Useful hacks for Ansible to make troubleshooting easy

I have completed my Red Hat Ansible certification couple of months back but after that I didn’t get the chance to get my hands dirty on it. I planned to revisit my Ansible concepts again so that  I can start using it in my daily work.

Here is my first post on some Ansible tips and tricks.

Useful tips about yaml templates :

* As ansible is based on yaml playbooks and in yaml template  proper spacing matters a lot. While using yaml template in vim editor I face lot of difficulties to keep the proper spacing to make the yaml template work hence to avoid pressing space again and again here is the useful VIM trick so that double space is getting inserted by default while pressing tab.

autocmd FileType yaml setlocal ai ts=2 sw=2 et

Above line need to added in “$HOME/.vimrc” file and after that whenever tab is pressed it will automatically take 2 spaces.

* Couple of online methods are available to check the yaml SYNTAX. My search for the yaml SYNTAX check using CLI ends with following python command :

#  python -c ‘import yaml , sys ; print yaml.load(sys.stdin)’ < test1.yml
[{‘tasks’: [{‘name’: ‘first task’, ‘service’: ‘name=iptables enabled=true’}, {‘name’: ‘second task’, ‘service’: ‘name=sshd enabled=true’}], ‘hosts’: ‘all’, ‘name’: ‘a simple playbook’}]

Here test1.yaml is the yaml file for which SYNTAX need to be check. In my case I was not having any SYNTAX error hence it simply prints the yaml content in json format.

* Another way to check the SYNTAX is using ansible command. If any error is there it will give us the approx position of the SYNTAX error.

# ansible-playbook –syntax-check test1.yml

playbook: test1.yml

Troubleshooting Ansible playbooks :

In the previous section we have take care about the SYNTAX of Ansible playbook now steps regarding troubleshooting the logical of playbook.

* I always prefer to run the Ansible playbook in dry mode that means not making any actual change just checking what changes it’s going to make. Be careful some modules doesn’t respect the dry mode but still it’s a safer option as most of the modules do respect this mode.

# ansible-playbook –check test1.yml

PLAY [a simple playbook] ******************************************************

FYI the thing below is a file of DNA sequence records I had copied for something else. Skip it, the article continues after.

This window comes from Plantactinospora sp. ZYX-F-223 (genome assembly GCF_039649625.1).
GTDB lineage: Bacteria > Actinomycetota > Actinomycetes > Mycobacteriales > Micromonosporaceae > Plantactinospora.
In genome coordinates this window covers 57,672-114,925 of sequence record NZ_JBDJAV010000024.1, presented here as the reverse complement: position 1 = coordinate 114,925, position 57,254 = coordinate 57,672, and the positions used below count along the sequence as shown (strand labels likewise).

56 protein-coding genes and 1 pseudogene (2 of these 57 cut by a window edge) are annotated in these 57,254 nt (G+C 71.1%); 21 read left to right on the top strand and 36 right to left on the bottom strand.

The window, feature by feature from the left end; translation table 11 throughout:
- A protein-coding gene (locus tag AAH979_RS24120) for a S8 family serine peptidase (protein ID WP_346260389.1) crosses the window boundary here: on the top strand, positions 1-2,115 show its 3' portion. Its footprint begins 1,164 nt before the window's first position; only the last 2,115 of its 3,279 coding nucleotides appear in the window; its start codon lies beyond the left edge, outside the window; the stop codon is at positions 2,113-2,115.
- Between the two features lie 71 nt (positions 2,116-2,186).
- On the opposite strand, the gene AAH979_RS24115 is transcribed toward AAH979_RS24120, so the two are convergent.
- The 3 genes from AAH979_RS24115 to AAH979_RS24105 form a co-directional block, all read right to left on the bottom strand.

TASK: [first task] ************************************************************
ok: [localhost]

TASK: [second task] ***********************************************************
ok: [localhost]

PLAY RECAP ********************************************************************
localhost                  : ok=2    changed=0    unreachable=0    failed=0

* Another method is to run the playbook step by step instead of running the whole playbook in single shot. It will ask for confirmation before running each step. It will only the step on “y”

# ansible-playbook –step test1.yml

PLAY [a simple playbook] ******************************************************
Perform task: first task (y/n/c): y

Perform task: first task (y/n/c):  ********************************************
ok: [localhost]
Perform task: second task (y/n/c): y

Perform task: second task (y/n/c):  *******************************************
ok: [localhost]

PLAY RECAP ********************************************************************
localhost                  : ok=2    changed=0    unreachable=0    failed=0

* It also has the option to start a particular task from the list of tasks mentioned in playbook. Like I was having two tasks in my playbook, I have started second task from playbook skipping the first one. Of-course you can also use the tags to achieve the same.

# ansible-playbook –start-at-task=”second task” test1.yml

PLAY [a simple playbook] ******************************************************

TASK: [second task] ***********************************************************
ok: [localhost]

PLAY RECAP ********************************************************************
localhost                  : ok=1    changed=0    unreachable=0    failed=0

* By default ansible only dumps the adhoc command or playbook  information on terminal, it’s not getting recorded in log file but that doesn’t mean we can’t. It provide us the flexibility of putting the information in log file so that it can be viewed at later.

# grep log_path /etc/ansible/ansible.cfg
#log_path = /var/log/ansible.log

By default log_path parameter is commented in ansible.cfg file, it can be set to the path of log file in which you want to dump the log information. Also, environment variable ANSIBLE_LOG_PATH can be set which will take precedence over the default location mentioned in ansible.cfg file.

* Here comes my favorite debug module which can be used inside the Ansible playbook to print the variable value. This feature is key to managing tasks that use variables
to communicate with each other (for example, using the output of a task as the input to the
following one).

In first example it’s printing the facts information.

– debug: msg=”The free memory for this system is {{ ansible_memfree_mb }}”

In second example, variable of variable is printed with more verbosity.

– debug: var=output1 verbosity=2


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